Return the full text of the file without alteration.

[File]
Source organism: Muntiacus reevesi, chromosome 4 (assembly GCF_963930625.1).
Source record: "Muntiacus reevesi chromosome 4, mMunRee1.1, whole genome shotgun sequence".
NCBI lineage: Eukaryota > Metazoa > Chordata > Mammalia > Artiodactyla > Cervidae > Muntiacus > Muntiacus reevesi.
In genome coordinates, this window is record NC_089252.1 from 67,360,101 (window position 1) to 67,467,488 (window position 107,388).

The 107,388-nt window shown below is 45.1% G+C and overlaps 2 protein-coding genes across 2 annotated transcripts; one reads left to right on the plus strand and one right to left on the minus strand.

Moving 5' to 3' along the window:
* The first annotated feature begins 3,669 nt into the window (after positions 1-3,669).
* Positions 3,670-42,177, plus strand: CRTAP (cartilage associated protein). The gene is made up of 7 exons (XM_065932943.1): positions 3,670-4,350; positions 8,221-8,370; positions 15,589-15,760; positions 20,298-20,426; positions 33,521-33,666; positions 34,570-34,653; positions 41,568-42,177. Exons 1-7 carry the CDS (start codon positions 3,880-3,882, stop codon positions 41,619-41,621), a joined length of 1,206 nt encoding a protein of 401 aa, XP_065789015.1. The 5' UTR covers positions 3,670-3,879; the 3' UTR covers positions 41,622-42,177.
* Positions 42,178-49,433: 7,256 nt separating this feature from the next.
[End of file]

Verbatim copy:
Source organism: Muntiacus reevesi, chromosome 4 (assembly GCF_963930625.1).
Source record: "Muntiacus reevesi chromosome 4, mMunRee1.1, whole genome shotgun sequence".
NCBI lineage: Eukaryota > Metazoa > Chordata > Mammalia > Artiodactyla > Cervidae > Muntiacus > Muntiacus reevesi.
In genome coordinates, this window is record NC_089252.1 from 67,360,101 (window position 1) to 67,467,488 (window position 107,388).

The 107,388-nt window shown below is 45.1% G+C and overlaps 2 protein-coding genes across 2 annotated transcripts; one reads left to right on the plus strand and one right to left on the minus strand.

Moving 5' to 3' along the window:
* The first annotated feature begins 3,669 nt into the window (after positions 1-3,669).
* Positions 3,670-42,177, plus strand: CRTAP (cartilage associated protein). The gene is made up of 7 exons (XM_065932943.1): positions 3,670-4,350; positions 8,221-8,370; positions 15,589-15,760; positions 20,298-20,426; positions 33,521-33,666; positions 34,570-34,653; positions 41,568-42,177. Exons 1-7 carry the CDS (start codon positions 3,880-3,882, stop codon positions 41,619-41,621), a joined length of 1,206 nt encoding a protein of 401 aa, XP_065789015.1. The 5' UTR covers positions 3,670-3,879; the 3' UTR covers positions 41,622-42,177.
* Positions 42,178-49,433: 7,256 nt separating this feature from the next.